Strictly speaking, it’s David’s turn now to drive the carriage, but given both their old friendship and Holm’s continued resistance to the reality of his situation, Georges decides to stick around to take the lead on what should properly be the other man’s first assignment. Fittingly, that assignment is to collect Edit, whose allotted span is just about used up at this point. Now David starts to get the picture, but rather than acquiesce to his destiny, he tries to run away— so Georges hog-ties him, and tosses him into the back of the cart. Edit, interestingly, is able to see her spectral visitors, although she doesn’t immediately recognize the trussed-up David. Not only that, but she knows what their arrival means. She pleads with Georges for one more day— not because she herself desires more life, but because someone she loves is in grave moral peril, and she cannot bear to depart without making one final, all-out effort to bring him to salvation. Yes, she’s talking about Holm, whom she inexplicably fell for when he showed up to heckle at a rally she and Maria were helping to run about a year ago. I guess the romantic comedy rules of attraction are in force even this far afield of the genre. The urgency Edit feels concerning David’s spiritual well-being is further intensified by her guilt over the outcome of her last attempt to intervene on his behalf, after discovering that he was married, and that his nomadic lifestyle was motivated by the search for his fugitive wife. Mrs. Holm had moved into town herself only a little ahead of David, and when Edit found that out, her do-gooder’s instincts led her to bring the estranged couple back together. Edit, in her innocence, imagined that David sought reconciliation, but as we know, he actually had something quite a bit different in mind. Rather explains Mrs. Holm’s treatment of Edit at the beginning of the film, that does. Anyway, hearing this outpouring of compassion and concern from a person he’s been nothing but shitty to since the day they met (and, let us not forget, whom he for all practical purposes killed) finally pierces the thicket of misanthropy that’s grown up around David’s heart since coming home from prison to an empty flat. Struggling free of his bonds, he throws himself upon Edit’s deathbed, and tearfully assures her that she has indeed reformed him at last— even if it’s technically rather too late to act on his reformation. With that, Edit breathes her last, and Georges gathers her aboard the carriage. Strangely, though, he does not immediately hand over the reins to the new driver, as one would expect now that the Edit business is sorted out. Georges has his reasons, however. He stuck around in the first place to provide moral support to his friend, and David is going to need plenty of that at the next stop on his itinerary: his own house, where his wife, in ignorance of his recent demise, is preparing to implement the final solution to her family’s misery.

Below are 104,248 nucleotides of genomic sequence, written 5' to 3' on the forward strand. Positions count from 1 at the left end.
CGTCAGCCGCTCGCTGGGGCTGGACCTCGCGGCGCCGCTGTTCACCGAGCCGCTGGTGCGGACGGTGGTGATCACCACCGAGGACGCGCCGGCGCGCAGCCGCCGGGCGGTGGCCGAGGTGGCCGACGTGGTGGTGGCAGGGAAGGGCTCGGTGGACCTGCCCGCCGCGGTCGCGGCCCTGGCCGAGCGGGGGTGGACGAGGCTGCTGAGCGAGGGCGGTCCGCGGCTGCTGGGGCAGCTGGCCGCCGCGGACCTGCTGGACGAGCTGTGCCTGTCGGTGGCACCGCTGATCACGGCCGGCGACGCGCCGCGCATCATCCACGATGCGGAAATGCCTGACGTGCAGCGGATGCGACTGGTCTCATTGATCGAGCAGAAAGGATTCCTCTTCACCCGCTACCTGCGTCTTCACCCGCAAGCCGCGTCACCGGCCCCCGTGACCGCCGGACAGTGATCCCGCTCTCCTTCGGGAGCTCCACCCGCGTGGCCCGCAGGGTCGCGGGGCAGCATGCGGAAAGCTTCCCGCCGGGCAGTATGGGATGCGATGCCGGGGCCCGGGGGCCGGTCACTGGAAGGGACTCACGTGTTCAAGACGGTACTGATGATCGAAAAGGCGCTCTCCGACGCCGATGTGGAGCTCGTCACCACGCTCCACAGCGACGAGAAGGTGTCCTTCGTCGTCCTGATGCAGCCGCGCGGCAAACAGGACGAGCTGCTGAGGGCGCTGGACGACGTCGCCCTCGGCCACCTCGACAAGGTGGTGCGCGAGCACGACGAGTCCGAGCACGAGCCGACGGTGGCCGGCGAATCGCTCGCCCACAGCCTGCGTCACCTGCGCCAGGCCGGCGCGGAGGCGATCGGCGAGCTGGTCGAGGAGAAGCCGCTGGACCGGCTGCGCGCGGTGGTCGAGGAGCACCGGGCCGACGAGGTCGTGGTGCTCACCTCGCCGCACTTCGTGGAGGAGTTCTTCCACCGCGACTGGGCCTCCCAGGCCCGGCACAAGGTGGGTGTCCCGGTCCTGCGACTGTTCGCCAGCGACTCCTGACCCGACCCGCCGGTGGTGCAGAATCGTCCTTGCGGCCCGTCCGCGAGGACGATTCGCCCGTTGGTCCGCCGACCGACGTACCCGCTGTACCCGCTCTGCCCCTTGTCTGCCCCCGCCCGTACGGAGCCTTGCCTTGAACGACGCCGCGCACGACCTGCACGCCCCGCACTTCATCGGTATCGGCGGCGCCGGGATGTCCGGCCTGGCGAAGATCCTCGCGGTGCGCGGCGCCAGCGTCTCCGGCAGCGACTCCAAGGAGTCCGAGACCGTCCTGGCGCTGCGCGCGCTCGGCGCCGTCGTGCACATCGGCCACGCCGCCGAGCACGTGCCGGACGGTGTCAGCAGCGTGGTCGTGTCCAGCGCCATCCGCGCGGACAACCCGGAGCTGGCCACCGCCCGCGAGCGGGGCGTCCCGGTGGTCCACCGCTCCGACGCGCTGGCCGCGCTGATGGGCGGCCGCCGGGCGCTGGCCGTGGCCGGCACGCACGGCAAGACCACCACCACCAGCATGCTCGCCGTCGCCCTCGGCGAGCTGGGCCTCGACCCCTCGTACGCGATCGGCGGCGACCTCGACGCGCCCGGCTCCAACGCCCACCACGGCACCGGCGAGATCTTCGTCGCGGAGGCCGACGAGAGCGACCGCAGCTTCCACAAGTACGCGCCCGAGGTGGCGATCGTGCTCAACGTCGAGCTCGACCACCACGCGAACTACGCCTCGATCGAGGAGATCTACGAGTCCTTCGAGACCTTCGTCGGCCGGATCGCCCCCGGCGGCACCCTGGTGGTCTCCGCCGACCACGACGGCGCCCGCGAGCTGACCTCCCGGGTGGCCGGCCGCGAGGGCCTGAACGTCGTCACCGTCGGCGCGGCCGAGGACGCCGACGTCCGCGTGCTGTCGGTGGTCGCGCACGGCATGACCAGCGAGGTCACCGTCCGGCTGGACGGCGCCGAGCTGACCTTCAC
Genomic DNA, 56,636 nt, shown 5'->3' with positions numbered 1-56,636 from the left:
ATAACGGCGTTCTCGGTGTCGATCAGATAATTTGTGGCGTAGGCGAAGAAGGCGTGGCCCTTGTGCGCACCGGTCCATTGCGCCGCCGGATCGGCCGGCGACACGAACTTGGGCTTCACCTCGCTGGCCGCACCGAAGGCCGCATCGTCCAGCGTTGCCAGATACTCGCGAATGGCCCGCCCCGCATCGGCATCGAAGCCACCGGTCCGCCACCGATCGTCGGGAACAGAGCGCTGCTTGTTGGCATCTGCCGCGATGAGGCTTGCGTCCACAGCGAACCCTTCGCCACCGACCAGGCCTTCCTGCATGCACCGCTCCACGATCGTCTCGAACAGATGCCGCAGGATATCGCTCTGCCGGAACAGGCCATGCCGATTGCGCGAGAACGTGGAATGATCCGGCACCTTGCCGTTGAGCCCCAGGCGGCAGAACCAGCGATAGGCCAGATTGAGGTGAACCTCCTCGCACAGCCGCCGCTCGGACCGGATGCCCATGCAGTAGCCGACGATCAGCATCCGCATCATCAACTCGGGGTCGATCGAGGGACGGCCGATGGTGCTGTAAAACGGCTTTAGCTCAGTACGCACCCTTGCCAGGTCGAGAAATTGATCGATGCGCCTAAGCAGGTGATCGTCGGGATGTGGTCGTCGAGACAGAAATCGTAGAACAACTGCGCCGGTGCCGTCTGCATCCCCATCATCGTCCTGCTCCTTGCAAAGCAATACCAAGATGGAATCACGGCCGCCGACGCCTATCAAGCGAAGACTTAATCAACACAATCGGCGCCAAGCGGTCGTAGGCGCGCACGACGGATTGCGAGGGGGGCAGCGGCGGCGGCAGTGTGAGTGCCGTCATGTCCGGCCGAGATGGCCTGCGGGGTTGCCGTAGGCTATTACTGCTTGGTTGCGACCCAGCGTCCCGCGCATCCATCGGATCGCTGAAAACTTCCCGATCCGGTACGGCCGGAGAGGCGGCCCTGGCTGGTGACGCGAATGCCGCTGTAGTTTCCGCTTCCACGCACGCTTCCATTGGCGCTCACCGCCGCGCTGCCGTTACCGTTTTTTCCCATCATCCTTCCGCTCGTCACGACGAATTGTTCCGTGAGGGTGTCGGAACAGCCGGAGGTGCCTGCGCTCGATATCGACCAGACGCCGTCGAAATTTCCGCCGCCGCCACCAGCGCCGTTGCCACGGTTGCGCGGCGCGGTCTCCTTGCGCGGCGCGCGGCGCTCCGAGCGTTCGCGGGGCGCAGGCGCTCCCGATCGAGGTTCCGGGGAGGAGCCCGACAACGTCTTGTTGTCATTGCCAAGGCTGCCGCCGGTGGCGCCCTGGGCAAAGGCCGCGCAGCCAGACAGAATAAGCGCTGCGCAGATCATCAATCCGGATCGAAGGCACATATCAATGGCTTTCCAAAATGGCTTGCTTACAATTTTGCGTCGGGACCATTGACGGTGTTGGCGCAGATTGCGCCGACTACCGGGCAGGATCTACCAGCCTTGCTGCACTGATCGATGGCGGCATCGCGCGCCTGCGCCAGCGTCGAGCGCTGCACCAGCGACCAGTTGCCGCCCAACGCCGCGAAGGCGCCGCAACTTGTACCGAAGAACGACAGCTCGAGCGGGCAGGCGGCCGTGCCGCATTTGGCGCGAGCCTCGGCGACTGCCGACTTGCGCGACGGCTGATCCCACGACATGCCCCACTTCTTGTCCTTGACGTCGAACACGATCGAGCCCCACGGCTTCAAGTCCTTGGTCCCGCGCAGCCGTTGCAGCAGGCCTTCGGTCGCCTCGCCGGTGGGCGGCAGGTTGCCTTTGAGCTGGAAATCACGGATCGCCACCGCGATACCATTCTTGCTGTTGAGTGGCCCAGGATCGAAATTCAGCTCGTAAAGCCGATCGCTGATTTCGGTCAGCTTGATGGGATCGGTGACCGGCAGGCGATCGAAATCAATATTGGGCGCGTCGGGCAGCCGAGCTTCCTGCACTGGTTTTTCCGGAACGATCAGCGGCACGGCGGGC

Yeah, The Phantom Carriage turns fucking dark at the end there. It also unfortunately develops a plot-hole so big that the entire movie is in danger of falling into it, but I can’t explain what, why, or how without spoiling every last little thing. Suffice it to say that one of the reasons why “It was all just a dream” is such a popular cheat in moral spook stories is because certain denouements simply cannot be made to work without it. Be that as it may, the bleak tone is the key to The Phantom Carriage’s effectiveness, preventing it from coming across as just a silent, Swedish precursor to the American drug-panic movies of the 1930’s, with alcohol standing in for marijuana, heroin, or cocaine. Heaven knows it makes enough incursions into that territory, between David’s cartoonish misanthropy and Edit’s equally overbroad self-sacrificing holiness. The moment when Holm tears out all the repairs Edit made to his overcoat, just for the sake of being a dick to someone who helped him, is especially redolent of Reefer Madness and the like. But then the film will offer up something so totally over the top that it becomes disturbing and hilarious at the same time, like when David encounters a fellow tuberculosis sufferer at the Salvation Army rally, and sneeringly asks her, “Why turn away so carefully [when you cough]? I’m consumptive myself, but I cough in people’s faces to finish them off!” We see later on that he isn’t kidding, either, and that “people” includes not only his wife, but even his two daughters. It also helps tremendously that The Phantom Carriage has in the person of Mrs. Holm a character who consistently reacts realistically to the unrealistic behavior of the human straw-man arguments surrounding her. It’s like the poor woman slipped into the Twilight Zone somewhere along the line, and the constant toggling between the absurdity of the David-Edit story and the authentic misery that it produces in her life keeps both the movie and the viewer off balance in an interesting way.